An Evening with The Fresh Palate

From Anne Clelland:

“Life has become a song to me.”
John Cougar Mellencamp, NPR Interview, 3/31/09

Our walls are orange and, at night, they glow with the reflection of our guests' faces as if the whole world truly is made of light.

Last week was my turn to host my women’s book club.  I eat spaghetti with Ragu most days for lunch, and for dinner, too, if Mr. Handshake 2.0 is working late.  I am not tired of spaghetti, but my book club is, so when I read of the savory fare described by Z. Kelly Queijo in her post on The Fresh Palate, I felt as if I were discovering a gift to give.  

A tasting of fresh fare from The Fresh Palate

Beth Barnett-Boebel, founder of The Fresh Palate, was so kind to offer a tasting from The Fresh Palate’s menu from one woman entrepreneur to another.  She conferred with Chef Giovanni Guarini, made suggestions, and I said yes and yes to black bean crêpes and vegetable-filled ravioli and tiramisu.

In the days of the hope chest, my grandmother – now 99 years old – went with me to select my china and silver patterns and I have collected pieces for over three decades now.  I love setting a beautiful table, but had to laugh as I placed sterling silver on paper napkins, marveling at what I used to think was very, very important.

And then, as in the world of Web 2.0 where all intimacy begins with text – our connection began on Twitter, @thefreshpalate and @handshake20, then moved to e-mail, then to phone – Beth arrived at my house and we had never met.  She got to the back stairs before I could come out to greet her, so my first impression of her was of her lovely, bright face looking up into mine.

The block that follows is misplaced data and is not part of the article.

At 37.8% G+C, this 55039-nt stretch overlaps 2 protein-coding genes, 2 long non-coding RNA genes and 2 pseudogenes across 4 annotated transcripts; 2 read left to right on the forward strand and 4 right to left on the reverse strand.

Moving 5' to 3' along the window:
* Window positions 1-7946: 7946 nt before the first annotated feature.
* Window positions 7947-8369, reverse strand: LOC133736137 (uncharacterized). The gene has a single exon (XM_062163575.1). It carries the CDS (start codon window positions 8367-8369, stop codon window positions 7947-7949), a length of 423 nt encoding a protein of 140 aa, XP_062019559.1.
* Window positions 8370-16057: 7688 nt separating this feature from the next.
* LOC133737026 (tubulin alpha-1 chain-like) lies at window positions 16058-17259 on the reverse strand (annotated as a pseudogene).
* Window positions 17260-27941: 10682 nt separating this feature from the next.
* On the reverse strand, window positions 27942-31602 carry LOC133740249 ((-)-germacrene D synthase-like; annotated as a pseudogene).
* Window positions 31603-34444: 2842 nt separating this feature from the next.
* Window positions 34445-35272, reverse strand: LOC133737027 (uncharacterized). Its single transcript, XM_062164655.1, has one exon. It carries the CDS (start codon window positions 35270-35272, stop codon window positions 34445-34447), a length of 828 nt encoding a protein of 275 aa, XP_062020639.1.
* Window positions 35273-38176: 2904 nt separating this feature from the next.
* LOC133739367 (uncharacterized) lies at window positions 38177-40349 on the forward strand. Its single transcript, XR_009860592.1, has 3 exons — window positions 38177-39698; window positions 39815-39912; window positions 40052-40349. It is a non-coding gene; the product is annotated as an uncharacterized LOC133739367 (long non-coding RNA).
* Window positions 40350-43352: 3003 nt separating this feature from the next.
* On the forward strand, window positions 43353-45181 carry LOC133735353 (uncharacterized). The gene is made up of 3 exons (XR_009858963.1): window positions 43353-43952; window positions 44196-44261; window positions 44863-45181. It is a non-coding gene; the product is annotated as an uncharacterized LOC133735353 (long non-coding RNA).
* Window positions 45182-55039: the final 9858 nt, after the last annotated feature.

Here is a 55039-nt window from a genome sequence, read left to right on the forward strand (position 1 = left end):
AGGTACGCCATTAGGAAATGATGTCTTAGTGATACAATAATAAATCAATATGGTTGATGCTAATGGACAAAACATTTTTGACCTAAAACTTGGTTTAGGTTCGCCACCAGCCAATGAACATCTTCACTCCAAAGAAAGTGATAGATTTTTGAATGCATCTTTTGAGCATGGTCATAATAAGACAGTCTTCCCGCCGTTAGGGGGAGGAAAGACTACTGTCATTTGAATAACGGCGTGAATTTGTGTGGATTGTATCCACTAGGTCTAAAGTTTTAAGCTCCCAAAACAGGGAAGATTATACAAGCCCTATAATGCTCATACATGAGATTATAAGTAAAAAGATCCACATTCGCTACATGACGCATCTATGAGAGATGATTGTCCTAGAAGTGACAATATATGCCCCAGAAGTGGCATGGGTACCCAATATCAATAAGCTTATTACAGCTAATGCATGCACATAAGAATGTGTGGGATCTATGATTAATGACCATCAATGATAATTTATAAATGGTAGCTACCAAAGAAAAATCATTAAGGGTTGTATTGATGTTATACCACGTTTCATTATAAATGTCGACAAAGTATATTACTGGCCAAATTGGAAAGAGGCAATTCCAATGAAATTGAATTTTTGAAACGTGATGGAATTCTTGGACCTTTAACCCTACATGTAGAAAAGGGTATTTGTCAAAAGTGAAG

I felt so in-the-know as we unpacked The Fresh Palate’s special delivery containers, each full of perfectly wrapped ingredients.  I treasured being allowed to be part of an expert process, of which I knew nothing, even for a few moments.

Beth Barnett-Boebel, founder of The Fresh Palatel And then the women arrived and we laughed and talked and sipped wine and asked Beth how she made this and how she made that and we ate black bean crêpes and then a cheese torte and then we sat in a circle to talk about the book while Beth began rolling out homemade pasta for the ravioli.

I read the first 600 pages of Wally Lamb's The Hour I First Believed pushing back, then keening.  It is about Columbine so it is about here.  In the six weeks before I finished the last 100 pages, I just had to be with, one more time, what was and what is.

Within the light of the orange walls, we sat close, and spoke our stories, and cried in chorus.

And with us, Beth, expecting a child, rolled homemade pasta, a gift of herself and of her brand-new business, for the women gathered with their broken, hopeful hearts.

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Comments

  1. Funny that you quoted John Mellencamp at the beginning – he’s been my all time favorite musician for as long as I can remember.

  2. There are events in our lives that mark us. We are branded, date and time-stamped, by these events. Columbine is one such event. I’ll never forget glancing up at a television mounted up high for viewing by the conference crowd. I stood there should to shoulder among educators, college registrars, and high school guidance counselors. A collective shock wave of grief and disbelief flowed among us. It was a moment, a moment shared with people whose lives are dedicated to helping high school children. Hopeful hearts, broken. I will never forget that moment.

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